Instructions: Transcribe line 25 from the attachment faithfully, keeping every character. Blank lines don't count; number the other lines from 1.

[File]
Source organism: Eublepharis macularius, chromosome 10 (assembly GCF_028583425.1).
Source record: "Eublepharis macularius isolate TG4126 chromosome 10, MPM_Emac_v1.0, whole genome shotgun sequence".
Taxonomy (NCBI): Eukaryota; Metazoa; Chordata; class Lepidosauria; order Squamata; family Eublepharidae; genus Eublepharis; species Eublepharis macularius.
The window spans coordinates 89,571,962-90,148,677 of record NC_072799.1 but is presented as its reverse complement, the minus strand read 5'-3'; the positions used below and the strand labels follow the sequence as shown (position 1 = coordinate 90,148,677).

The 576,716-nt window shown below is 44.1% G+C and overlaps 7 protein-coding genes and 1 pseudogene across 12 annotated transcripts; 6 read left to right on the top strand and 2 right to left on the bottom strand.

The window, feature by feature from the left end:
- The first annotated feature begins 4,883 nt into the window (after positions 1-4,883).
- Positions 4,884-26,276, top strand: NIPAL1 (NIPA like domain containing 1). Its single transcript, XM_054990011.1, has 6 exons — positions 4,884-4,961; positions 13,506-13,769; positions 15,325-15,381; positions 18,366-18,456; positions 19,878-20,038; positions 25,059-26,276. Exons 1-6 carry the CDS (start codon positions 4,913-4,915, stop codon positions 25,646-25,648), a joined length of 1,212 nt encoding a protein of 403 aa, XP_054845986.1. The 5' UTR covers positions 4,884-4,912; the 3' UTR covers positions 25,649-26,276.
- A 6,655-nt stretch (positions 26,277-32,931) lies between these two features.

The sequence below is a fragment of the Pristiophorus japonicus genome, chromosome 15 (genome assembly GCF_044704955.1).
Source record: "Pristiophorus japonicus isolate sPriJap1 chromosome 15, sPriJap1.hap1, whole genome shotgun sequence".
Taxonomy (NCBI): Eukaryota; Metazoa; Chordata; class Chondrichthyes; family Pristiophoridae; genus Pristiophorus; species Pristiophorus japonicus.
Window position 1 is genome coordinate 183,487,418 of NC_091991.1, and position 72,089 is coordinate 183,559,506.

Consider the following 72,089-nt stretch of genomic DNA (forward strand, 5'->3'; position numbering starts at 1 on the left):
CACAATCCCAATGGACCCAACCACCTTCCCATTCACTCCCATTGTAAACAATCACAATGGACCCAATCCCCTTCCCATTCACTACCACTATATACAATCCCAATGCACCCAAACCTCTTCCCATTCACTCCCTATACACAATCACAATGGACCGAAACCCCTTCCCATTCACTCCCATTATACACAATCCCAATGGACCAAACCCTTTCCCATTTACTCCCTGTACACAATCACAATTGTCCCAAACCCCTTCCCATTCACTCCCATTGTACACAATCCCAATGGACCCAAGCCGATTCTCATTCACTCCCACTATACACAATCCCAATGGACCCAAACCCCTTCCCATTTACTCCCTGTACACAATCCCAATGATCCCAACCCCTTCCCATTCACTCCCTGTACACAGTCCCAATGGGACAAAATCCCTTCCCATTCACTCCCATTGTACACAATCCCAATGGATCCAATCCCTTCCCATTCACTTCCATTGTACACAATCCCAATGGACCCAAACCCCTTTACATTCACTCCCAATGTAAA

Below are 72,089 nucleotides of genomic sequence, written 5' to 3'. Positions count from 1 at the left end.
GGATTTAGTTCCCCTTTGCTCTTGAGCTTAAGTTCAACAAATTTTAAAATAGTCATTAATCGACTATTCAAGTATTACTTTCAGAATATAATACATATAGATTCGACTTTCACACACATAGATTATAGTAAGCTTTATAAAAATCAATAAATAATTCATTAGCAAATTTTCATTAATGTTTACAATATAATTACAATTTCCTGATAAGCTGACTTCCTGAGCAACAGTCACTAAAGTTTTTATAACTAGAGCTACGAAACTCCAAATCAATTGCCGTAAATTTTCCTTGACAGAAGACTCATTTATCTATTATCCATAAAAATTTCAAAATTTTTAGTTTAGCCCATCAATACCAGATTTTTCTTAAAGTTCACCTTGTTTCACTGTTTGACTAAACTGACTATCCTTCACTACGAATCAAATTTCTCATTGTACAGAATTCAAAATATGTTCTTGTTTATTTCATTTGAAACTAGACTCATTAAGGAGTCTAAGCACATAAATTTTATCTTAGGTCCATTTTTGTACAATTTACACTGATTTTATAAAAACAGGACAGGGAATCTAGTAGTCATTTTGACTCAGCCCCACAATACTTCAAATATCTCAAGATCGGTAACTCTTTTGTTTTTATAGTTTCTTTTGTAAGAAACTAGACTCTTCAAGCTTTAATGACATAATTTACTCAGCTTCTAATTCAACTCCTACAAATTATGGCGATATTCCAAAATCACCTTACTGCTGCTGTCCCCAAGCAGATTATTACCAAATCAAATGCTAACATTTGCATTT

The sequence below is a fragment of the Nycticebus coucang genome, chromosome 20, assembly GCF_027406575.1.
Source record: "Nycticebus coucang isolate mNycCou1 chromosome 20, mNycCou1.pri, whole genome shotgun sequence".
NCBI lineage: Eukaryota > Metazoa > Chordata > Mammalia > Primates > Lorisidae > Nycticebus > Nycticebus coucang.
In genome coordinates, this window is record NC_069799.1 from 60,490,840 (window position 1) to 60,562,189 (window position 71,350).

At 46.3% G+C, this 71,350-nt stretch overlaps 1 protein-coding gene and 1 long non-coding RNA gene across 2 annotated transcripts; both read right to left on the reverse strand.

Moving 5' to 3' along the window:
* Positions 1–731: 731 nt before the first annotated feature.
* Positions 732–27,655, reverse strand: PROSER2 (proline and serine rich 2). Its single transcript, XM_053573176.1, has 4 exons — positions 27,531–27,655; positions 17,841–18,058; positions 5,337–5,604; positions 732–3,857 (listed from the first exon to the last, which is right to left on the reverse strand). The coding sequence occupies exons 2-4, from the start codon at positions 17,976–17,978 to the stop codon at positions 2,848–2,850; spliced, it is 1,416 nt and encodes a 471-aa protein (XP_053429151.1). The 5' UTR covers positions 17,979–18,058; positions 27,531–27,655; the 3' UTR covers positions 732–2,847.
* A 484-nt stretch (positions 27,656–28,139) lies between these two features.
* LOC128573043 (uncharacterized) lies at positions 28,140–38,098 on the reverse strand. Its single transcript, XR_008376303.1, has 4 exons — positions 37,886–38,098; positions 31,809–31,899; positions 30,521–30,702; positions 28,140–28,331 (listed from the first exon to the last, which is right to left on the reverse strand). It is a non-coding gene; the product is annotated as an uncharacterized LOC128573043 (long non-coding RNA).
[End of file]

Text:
* Positions 732–27,655, reverse strand: PROSER2 (proline and serine rich 2). Its single transcript, XM_053573176.1, has 4 exons — positions 27,531–27,655; positions 17,841–18,058; positions 5,337–5,604; positions 732–3,857 (listed from the first exon to the last, which is right to left on the reverse strand). The coding sequence occupies exons 2-4, from the start codon at positions 17,976–17,978 to the stop codon at positions 2,848–2,850; spliced, it is 1,416 nt and encodes a 471-aa protein (XP_053429151.1). The 5' UTR covers positions 17,979–18,058; positions 27,531–27,655; the 3' UTR covers positions 732–2,847.